Turkey's President Recep Tayyip Erdoğan on Saturday warned against the YPG and said that the same mistakes are being repeated today.
Addressing refugees right before a fast-breaking (iftar) dinner, President Erdoğan said that the mistakes which were made in the past regarding the Assad regime in Syria and the self-proclaimed Islamic State of Iraq and al-Sham (ISIS) are being repeated today regarding the YPG.
The Turkish president highlighted that it is not possible for any solution contradicting the history, sociology and demography of the region to bring peace and tranquility in the region. "We work to find a solution which will not only guarantee the rights of a specific ethnic or religious group in the region, but rather everyone who lives there" he said, adding that forced ethnic and religious impositions would only lead to more violence and shedding of blood.
President Erdoğan has met U.N. High Commissioner for Refugees (UNHCR) Antonio Guterres in the southeastern province of Mardin on Saturday to discuss the on-goıng refugee crisis and possible solutions. President Erdoğan has also visited the refugee camps in the area in support of World Refugee Day.
UNHCR head Antonio Guterres has been in Turkey for the launch of a report on the situation of refugees around the world, which showed Turkey was the top refugee-hosting nation with 1.59 million Syrians at the end of 2014.
Currently, the country has nearly 2 million refugees, but their numbers are expected to swell with new clashes between Kurdish forces and the Islamic State of Iraq and al-Sham (ISIS) terrorist organization.
Turkey shelters the largest number of refugees in the world, but gets very little support from other countries, U.N. High Commissioner for Refugees Antonio Guterres said at a press conference in Istanbul.
Guterres was speaking on Thursday amid the ongoing crisis on the country's southern border, with fighting between Syrian Kurdish forces and the self-proclaimed Islamic State of Iraq and al-Sham (ISIS) extremists forcing thousands of desperate civilians to seek safety in Turkey.
"We estimate more than 2 million refugees are in Turkey today. Turkey very generously opened its borders to such a large number of Syrians, Iraqis and Afghans," Guterres said during a launch of the U.N. refugee agency's 2014 Global Trends report. Guterres said Turkey in 2014 had accepted 11 percent of all refugees in the world.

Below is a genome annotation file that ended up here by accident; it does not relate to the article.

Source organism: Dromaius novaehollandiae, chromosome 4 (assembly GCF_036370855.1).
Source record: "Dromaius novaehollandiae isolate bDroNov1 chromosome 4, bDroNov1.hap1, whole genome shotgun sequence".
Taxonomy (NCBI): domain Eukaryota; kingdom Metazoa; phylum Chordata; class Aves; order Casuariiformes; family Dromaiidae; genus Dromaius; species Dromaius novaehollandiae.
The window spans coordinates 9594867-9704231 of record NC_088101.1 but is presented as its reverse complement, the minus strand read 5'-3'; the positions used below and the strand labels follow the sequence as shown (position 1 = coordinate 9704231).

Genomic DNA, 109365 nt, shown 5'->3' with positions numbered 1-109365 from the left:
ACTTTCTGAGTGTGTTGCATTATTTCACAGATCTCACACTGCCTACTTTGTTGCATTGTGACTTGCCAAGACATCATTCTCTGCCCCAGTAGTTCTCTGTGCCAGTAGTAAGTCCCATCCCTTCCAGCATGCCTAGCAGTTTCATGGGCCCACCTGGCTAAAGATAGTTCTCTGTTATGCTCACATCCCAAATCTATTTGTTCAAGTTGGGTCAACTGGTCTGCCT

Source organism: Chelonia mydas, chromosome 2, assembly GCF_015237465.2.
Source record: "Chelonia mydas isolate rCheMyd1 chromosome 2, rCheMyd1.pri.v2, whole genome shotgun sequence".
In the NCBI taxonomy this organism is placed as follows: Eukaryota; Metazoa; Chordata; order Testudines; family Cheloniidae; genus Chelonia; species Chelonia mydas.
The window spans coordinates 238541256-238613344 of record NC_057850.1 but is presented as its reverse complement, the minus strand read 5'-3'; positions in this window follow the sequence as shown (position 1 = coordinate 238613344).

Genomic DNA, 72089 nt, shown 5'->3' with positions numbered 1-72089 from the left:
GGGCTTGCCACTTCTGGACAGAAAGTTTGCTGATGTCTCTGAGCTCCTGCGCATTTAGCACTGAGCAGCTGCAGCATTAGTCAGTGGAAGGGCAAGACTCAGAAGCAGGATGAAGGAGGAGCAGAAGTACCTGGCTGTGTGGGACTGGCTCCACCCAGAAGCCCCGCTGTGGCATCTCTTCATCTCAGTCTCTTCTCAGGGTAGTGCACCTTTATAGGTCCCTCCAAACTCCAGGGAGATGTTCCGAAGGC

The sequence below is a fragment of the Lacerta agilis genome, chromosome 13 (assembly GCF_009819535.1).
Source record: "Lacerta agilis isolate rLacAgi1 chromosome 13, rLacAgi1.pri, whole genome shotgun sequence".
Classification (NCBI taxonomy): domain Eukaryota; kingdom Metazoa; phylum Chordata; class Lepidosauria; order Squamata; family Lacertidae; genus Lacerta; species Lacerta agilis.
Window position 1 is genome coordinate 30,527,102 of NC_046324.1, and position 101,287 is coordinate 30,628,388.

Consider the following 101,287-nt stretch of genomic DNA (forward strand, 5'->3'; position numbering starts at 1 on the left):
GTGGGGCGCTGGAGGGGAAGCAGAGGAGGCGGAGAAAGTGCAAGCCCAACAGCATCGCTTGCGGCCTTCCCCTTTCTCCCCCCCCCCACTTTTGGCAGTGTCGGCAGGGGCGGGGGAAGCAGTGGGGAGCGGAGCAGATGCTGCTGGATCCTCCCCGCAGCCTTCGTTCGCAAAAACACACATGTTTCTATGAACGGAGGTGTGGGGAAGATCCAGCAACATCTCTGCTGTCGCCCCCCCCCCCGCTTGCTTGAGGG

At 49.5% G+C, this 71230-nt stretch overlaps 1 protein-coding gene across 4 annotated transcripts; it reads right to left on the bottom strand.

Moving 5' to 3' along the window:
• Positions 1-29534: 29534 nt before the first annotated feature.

"That has a special meaning in a world where so many borders are closed or restricted and new walls are built," Guterres said.
He told reporters that the world had a universal responsibility to protect those who have fled their countries.
"It is important that the European Union, like the Gulf countries, like other parts of the world, also open their borders," he said.
He noted Turkey's generosity should force other countries to follow the example it has set in the past few years.
"It is important that the European Union, like the Gulf countries, like other parts of the world, also open their borders," UNHCR chief said.
He added that Turkey's generosity has a special meaning in a world where "so many borders are closed or restricted and where new walls are being built or announced."
"This should force everyone to follow this example," he said. "It is not only [a responsibility] of Turkey, of Lebanon or of Jordan," he said, referring to the two other countries that have also taken in large numbers of Syrian refugees. "It is a global responsibility."
There are 259,523 Syrians in 25 refugee camps in Turkey who fled the civil war in their country, according to the latest figures supplied by Turkish authorities.
Over the past two weeks over 20,000 Syrian refugees fleeing clashes in the Syrian city of Tal Abyad entered Turkey's Şanlıurfa province through the Akçakale border crossing.
The UNHCR report says that Syria is "the world's biggest producer of both internally displaced people (7.6 million) and refugees (3.88 million) at the end of 2014."
Turkey pursues an open-door policy for Syrian refugees but complains of the lack of assistance from the international community. Ankara often blames other countries for not shouldering the burden in caring for the refugees or simply not taking them in.
Despite the social and financial strain it faces with rising numbers of refugees, Turkey is not expected to shift its policy on Syrians, nor its treatment of them in the modern refugee camps that Jolie has praised in her earlier visits.
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